Sir, this a novel idea to work with. I have also guided a batch of undergraduate B.Tech students in Mechanical Engineering to convert the existing two wheeler engine to run on compressed air exclusively without any sort of combustion. We are yet to make some more advanced studies on the same. So, I will be thankful if you could send me more technical details of the compressed air vehicles and also with regard to the throttling systems.
Thanking you

Deep Dark said at April 5, 2005 6:32 AM:

Only one problem, what is the energy cost of replacing enough of the world vehicle fleet to make a real difference in oil consumption?

Where does this energy to build the replacement fleet come from?
What other uses will have to be sacrificed to achieve it?
Who will make those decisions?
How will they be enforced.
How long will the transition take?

The world is full of technological fixes that would work, if they had been started 10 years ago.

It is now, officially, too late to start any of these schmes with any possibility that they will save the situation.

Although it is not a solution, massive, really massive reduction in oil use is going to be mandatory.

Andrew Knight said at April 21, 2005 9:35 PM:

This air hybrid idea could be really exciting if a simple system to convert conventional gas or deisel powered vehicles: During braking, cut off fuel supply while leaving carburetter butterfly valve 'open' and diverting the exhaust (which would then be mostly air) into an air tank. Feed it back into the intake during acceleration..a time-shifted supercharger.

Robert Klim said at April 24, 2005 5:25 PM:

Air-electric hybrid could have solar cells on top running compressor or battery charge. Long periods in city or parked would increase fuel efficently. Somehow the government could stadardize charging system in cars allowing charging on the move. Cities and highways could have charging strips where maser, lazer, or even alt magnetic systems could recharge a moving car. I like the diesel engines hybrids because of the greater amount of possible fuels.

air said at May 4, 2005 9:48 AM:


Rapid compression of air will create very high temperatures which will reduce the effectiveness of the (originaly described) system. Those same high temperatures will reduce the theoreticaly efficiency significantly.

'Interesting that the 1931-German-engineers (noted above) used some of (?) the heat to improve the efficiency of the diesel engine in their hybrid design. I hope Tsao used a deisel engine and tried that approach. But I expect there would still be too much heat generated too rapidly.

... How to solve that problem?

Is there an alternative to simple "compression"? For example, could the air be rapidly dissolved in a liquid? If the air/liquid interface were large enough, it might be possible. It might be quite an engineering feat. As an example of a similar feat, it is estimated that the air/liquid interface in human lungs is roughly the size of a tennis court.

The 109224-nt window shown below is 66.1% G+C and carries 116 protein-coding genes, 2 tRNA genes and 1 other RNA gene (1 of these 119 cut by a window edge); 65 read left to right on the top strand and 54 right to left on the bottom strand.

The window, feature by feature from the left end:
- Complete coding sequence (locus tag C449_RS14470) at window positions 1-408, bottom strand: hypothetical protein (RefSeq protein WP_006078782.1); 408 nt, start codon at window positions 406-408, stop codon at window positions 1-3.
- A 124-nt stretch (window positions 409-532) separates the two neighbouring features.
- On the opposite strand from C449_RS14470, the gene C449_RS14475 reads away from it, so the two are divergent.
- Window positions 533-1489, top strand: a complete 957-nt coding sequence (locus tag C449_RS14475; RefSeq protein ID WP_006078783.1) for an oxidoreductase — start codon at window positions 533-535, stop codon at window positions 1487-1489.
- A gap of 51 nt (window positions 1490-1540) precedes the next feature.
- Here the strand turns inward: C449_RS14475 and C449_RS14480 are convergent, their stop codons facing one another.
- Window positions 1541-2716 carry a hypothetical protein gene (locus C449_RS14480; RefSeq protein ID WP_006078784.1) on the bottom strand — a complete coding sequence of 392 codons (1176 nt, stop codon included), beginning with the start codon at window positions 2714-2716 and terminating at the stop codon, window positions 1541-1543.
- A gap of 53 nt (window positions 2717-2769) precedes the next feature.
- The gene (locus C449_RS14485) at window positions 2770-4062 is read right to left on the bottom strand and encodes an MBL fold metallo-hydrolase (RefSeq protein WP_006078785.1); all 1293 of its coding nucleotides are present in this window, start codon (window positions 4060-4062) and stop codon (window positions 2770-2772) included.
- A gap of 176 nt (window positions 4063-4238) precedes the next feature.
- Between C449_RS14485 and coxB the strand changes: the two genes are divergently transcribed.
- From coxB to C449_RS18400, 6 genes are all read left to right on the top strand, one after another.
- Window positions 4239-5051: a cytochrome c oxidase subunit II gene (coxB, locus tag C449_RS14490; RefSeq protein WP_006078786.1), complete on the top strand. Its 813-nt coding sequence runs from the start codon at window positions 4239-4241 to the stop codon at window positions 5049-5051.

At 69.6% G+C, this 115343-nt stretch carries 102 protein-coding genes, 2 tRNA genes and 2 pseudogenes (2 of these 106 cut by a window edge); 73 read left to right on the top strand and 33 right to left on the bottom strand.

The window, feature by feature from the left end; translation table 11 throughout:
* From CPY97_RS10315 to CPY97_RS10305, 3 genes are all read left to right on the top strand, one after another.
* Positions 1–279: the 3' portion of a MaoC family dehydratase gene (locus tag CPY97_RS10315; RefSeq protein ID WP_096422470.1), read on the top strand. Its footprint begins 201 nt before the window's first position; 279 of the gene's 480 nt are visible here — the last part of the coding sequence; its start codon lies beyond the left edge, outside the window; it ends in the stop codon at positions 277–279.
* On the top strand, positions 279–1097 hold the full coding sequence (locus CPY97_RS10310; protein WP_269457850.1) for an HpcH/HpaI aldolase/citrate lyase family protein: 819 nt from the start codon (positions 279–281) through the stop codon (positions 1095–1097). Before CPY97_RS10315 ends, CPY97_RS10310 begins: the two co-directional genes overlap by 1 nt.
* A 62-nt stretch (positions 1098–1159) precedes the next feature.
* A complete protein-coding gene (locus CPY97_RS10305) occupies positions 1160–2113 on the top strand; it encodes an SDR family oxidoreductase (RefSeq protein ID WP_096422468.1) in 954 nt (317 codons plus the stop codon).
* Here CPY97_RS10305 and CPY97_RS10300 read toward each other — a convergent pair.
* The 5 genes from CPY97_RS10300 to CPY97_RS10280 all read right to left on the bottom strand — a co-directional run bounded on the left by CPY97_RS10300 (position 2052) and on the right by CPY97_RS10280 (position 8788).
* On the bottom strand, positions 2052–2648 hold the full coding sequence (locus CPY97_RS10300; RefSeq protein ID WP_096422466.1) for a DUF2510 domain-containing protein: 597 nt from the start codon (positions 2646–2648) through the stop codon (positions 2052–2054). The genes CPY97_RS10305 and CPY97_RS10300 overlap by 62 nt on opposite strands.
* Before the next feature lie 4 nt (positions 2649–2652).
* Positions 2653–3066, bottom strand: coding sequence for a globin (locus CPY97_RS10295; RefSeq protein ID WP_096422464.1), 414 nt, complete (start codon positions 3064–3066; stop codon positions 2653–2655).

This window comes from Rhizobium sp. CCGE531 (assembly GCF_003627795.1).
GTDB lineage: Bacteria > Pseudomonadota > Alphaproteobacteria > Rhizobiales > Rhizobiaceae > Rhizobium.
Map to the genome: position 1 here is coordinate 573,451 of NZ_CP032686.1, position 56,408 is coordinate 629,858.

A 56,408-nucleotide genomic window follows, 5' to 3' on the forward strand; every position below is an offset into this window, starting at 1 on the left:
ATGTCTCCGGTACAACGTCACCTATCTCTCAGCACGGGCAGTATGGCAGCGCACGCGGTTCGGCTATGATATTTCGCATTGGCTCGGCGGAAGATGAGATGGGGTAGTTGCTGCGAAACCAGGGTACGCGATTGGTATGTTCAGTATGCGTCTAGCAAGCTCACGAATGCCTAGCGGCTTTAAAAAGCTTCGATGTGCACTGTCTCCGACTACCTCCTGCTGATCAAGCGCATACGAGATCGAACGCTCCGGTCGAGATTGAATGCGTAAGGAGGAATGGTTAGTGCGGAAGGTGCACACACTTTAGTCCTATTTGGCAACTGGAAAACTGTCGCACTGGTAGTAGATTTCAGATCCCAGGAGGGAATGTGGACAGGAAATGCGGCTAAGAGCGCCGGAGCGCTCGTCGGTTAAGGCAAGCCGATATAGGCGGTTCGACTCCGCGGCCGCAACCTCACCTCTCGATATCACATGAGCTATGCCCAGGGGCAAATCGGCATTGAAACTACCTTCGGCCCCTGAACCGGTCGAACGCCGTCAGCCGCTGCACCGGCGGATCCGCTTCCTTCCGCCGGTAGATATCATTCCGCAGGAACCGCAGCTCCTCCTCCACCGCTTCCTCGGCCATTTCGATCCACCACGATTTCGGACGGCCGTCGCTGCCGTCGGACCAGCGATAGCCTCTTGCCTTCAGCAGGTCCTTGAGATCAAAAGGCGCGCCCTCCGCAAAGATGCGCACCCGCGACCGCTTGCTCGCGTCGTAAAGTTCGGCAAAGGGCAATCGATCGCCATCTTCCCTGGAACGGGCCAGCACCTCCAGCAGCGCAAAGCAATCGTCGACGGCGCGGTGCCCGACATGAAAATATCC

Air is mostly nitrogen. The relevant question: Is there some way to modify the mechanical compresssion of nitrogen to have the same effect as simple mechanical compression but which avoids any heat-related problems.

P. Lind said at May 15, 2005 8:56 AM:

Look at what has already been done! News from Guy Negre!

Neat eh?

Andrew said at June 1, 2005 8:39 AM:

I enjoyed reading about this concept and I agree that something needs to be addressed as how we can produce energy and lower our consumption of fossil fuels. Many point to hydrogen as the next generation of automobiles. However, creating hydrogen form water is not an easy task and in the end is consuming energy at the local power plant. The air compression idea is unique. It would allow for much of the energy that is lost as heat to be gained as energy for the next accerating movement. I am interested in possibly putting this onto my own car if possible. Not only could it save gas when in operation, it could also be used to increase acceleration if installed to be used on a conventional vehicle that still burns fuel when accelerating from stop. Most fuel that is burned if I remember correctly is within the inital movement from 0 to 15 mph. Please send more info and when such a concept could be placed on older vehicles.

Charlie said at June 12, 2005 4:41 PM:

I am not a scientist but could we simply use highly compressed air in tanks like we use for welding and use pneumatic motors at the wheels to propel the car? When the tanks ran low than we could stop at one of many stations that have attendants that can clamp an air nozzle to the high pressure tanks and recharge them? Say 1500-3000 psi? Eliminating a heavy cast iron reciprocating piston engine will considerably lighten the car and reduce the load of the pneumatic engines.
No idling, only use energy when the wheels move. Energy would be used to compress air at the fueling stations but this has to be more efficent than our current system?
What do you think?

Padam Jain said at July 9, 2005 6:59 AM:

This air hybrid idea could be a drastic revolution to contol economy as well as